Denial of Service Attacks disguised as Spam...
osborne at notcom.com
Mon Jan 5 17:01:14 UTC 1998
> [The purpose of this note is to change your thinking about Spam]
> Enormous amounts of this so-called "spam" is nothing of the sort, it
> is malicious people using mail ports to conduct denial of service
> attacks. And the sooner we wake up to this fact the better.
> We need a new word for this and to publicize this new
> attitude. Because as soon as someone says "spam" all that comes to
> mind is a Sanford Wallace type pathetically trying to make a buck with
> annoying advertising, and people (in particular law enforcement) just
> won't give "annoying advertising" a moment's thought.
Good point. Perhaps the best analogies for the law types are the junk-faxing
laws. It's outsiders maliciously consuming a particular resource.
> The fact that not one of these is getting past our filters doesn't
> seem to discourage this person, not even over a period of days.
Yeah, but the person sending them may not be able to tell that they're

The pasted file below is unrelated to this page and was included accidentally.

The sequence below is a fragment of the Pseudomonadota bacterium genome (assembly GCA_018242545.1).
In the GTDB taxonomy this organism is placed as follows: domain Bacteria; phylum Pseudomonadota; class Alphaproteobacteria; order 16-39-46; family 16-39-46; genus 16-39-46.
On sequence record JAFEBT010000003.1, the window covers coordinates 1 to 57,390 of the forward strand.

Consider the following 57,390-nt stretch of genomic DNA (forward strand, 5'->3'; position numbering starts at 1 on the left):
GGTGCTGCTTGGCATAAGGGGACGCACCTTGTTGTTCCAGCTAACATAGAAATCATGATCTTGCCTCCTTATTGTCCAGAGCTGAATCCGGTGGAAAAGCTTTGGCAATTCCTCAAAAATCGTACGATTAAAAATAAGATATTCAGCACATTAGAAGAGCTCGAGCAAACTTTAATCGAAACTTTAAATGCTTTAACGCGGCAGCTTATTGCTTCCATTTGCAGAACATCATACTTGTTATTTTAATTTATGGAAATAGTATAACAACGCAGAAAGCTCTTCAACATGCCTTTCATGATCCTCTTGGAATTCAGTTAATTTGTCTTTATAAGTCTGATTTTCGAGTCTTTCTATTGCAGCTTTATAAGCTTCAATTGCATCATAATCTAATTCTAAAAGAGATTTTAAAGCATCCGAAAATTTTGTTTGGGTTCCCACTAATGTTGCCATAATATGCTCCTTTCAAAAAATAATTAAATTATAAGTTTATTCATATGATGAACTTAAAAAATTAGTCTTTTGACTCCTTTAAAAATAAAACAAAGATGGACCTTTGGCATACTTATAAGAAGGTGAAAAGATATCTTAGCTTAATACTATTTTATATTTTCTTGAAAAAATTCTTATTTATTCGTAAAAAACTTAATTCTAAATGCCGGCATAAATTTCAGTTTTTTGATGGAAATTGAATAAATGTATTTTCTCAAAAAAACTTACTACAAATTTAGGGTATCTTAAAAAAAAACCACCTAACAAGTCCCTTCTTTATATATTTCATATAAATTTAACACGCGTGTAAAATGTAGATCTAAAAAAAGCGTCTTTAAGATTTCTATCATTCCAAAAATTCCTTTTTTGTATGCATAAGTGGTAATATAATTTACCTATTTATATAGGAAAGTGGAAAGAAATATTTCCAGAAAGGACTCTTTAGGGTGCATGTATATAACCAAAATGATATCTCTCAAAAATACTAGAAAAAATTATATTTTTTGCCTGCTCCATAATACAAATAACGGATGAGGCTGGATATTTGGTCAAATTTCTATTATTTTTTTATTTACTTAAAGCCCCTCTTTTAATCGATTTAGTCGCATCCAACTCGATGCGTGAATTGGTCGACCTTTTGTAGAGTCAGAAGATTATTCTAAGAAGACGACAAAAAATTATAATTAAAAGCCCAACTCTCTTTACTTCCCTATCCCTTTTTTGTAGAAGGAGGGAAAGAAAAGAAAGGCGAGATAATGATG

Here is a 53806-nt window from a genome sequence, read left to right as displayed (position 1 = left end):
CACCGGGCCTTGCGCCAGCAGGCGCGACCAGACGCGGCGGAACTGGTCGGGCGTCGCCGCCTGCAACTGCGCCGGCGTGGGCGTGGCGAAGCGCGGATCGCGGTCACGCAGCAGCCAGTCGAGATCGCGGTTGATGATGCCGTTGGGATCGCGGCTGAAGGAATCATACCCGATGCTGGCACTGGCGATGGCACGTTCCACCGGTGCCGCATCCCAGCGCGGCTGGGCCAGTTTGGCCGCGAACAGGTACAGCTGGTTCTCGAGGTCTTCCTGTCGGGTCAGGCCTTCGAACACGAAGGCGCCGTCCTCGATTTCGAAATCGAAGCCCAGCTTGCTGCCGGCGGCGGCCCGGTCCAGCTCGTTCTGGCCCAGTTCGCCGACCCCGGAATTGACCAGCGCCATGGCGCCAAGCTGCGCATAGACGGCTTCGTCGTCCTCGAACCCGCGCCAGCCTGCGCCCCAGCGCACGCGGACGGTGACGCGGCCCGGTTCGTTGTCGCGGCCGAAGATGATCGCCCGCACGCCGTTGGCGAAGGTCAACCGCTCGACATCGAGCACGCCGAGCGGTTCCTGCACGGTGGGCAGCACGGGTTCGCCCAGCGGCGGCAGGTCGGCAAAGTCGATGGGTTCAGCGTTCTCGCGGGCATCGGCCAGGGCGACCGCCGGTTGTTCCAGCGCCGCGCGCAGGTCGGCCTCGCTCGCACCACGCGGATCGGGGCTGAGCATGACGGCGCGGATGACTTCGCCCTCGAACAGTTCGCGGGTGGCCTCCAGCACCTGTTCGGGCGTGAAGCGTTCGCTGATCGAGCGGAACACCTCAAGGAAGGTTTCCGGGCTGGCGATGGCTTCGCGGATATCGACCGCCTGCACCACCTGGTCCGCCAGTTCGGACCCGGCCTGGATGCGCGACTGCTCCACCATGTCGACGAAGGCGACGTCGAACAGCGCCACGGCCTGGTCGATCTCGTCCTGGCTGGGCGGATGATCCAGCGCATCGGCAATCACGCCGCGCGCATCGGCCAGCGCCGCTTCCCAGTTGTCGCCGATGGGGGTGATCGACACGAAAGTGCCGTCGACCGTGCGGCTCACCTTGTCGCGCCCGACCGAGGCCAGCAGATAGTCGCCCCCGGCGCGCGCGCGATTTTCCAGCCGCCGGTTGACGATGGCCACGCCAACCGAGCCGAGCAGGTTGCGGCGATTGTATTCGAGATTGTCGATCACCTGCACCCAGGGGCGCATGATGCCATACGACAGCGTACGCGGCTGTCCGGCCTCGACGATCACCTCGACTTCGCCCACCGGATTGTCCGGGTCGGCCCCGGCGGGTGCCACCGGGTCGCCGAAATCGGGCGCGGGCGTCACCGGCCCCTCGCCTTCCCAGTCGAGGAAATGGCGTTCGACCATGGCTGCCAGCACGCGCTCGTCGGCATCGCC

not getting through.
> I don't believe this person is actually selling anything.
> Can I repeat that?
> I DON'T BELIEVE THIS PERSON IS ACTUALLY SELLING ANYTHING
Out of curiosity, have you looked at the content of the message? It's
interesting that this may be a DoS attack, where there are other things one
can do to try and deny service.
(Although, setting up somebody else's mail server to repeatedly connect is
in fact a pretty legit DoS in and of itself...)
> We're being fooled, we're allowing criminals to operate without
> -Barry Shein
Are they criminals? I don't know if I want to get into a debate about
"criminal" vs. "doing something nasty that's not been declared illegal".
Either way, I agree that there should be moved to curb this sort of repeated
contact, whether it's a deliberate attack or not.
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